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There are two things you need to know before you first read about the wolverine frog.
1. Yes, it does have bizarre hair and its claws are made from bone which it pushes through its skin.
2. Yes, this is a genuine frog species and not a photo-shopped mock up for Halloween or April fools day.
Unlike true claws, the retractable claws of the Wolverine frog are made of bone, and not keratin as you would expect in all other creatures. Incredibly, these claws are projected through the skin, apparently by the intentional breaking of the bones in the toe!
Furthermore, there is a small bony nodule that is nestled in the tissue just beyond the frog's fingertip. When sheathed, each claw is anchored to the nodule with tough strands of collagen. However, when the frog is grabbed or attacked, it breaks the nodule connection and forces its sharpened bones through the skin. Although the retraction mechanism has not yet been discovered by scientists, it is thought that it may passively slide back into the toe pad when its muscle relaxes and the damaged tissue is then regenerated.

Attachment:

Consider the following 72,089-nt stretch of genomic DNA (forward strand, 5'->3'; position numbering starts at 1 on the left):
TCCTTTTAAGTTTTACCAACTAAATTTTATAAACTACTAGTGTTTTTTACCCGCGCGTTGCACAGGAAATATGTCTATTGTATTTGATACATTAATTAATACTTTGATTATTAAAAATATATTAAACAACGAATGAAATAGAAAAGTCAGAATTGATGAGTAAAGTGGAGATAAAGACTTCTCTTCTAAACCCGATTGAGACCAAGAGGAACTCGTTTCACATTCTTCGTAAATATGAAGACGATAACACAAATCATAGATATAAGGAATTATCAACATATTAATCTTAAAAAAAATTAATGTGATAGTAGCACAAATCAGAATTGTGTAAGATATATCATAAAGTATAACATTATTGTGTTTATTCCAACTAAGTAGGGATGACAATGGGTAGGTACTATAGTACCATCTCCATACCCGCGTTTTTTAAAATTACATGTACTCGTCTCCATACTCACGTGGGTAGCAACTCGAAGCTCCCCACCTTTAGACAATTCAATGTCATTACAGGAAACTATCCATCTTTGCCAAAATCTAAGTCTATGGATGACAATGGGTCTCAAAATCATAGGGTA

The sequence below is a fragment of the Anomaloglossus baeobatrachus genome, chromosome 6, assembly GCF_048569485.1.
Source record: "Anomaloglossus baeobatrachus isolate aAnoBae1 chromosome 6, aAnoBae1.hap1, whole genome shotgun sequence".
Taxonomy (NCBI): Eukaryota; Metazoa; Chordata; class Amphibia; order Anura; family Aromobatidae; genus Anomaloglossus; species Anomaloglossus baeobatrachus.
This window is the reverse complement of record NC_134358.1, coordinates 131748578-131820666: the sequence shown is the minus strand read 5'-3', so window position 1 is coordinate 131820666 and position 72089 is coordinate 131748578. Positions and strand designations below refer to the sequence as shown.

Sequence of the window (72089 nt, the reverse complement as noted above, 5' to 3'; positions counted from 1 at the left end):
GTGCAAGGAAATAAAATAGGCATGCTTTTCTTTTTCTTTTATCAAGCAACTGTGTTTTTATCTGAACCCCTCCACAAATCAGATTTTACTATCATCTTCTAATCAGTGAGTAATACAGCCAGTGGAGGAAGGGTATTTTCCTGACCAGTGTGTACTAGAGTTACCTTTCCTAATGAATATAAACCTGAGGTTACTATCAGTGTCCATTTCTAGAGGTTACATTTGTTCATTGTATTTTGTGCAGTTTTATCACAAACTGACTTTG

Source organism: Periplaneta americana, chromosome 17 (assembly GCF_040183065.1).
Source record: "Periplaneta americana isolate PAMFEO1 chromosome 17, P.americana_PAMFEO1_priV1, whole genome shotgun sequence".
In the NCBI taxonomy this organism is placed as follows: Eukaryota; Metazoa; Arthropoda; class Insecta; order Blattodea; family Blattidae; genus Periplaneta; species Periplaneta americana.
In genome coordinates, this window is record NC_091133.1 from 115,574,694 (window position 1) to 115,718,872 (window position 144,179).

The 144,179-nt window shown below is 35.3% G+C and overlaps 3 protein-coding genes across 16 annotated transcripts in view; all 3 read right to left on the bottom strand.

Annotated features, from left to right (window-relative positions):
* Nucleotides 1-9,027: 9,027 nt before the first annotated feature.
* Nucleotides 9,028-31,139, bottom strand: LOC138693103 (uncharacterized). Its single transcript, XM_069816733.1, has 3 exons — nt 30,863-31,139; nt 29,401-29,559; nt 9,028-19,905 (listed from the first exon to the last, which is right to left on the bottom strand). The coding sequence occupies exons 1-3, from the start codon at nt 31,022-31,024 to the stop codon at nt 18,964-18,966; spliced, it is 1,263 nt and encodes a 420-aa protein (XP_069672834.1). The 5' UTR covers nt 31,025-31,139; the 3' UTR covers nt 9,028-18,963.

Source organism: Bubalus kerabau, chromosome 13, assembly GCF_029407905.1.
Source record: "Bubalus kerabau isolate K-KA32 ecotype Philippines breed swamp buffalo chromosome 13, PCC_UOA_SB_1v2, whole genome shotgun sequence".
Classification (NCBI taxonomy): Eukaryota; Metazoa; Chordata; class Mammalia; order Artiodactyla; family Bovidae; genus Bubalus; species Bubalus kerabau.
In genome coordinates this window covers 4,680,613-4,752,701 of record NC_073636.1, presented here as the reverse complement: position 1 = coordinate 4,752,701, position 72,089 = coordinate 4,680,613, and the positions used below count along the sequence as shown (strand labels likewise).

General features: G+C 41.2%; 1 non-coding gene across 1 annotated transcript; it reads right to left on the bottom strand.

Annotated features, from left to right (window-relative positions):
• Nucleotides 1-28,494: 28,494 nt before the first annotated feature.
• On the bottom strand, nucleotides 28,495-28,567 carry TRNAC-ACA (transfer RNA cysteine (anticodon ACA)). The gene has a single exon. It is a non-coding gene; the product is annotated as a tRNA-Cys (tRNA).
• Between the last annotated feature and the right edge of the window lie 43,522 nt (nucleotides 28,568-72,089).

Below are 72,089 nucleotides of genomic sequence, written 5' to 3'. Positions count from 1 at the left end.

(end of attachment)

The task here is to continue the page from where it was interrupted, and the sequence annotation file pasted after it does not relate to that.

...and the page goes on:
These structures contain arteries and are believed to act like external gills. These help to absorb oxygen into the body while the male stays under the water for extended periods of time looking after its fertilized eggs.
The Wolverine frog is found across central Africa in Cameroon, Democratic Republic of the Congo, Equatorial Guinea, Gabon, Nigeria, and possibly Angola. It lives in a range of natural habitats including are subtropical or tropical moist lowland forests, and heavily degraded former forest.
The Wolverine frog is a terrestrial species of frog, but it does return to the water for breeding. Like many other animals it is threatened by habitat loss, but at the moment it is not considered endangered.
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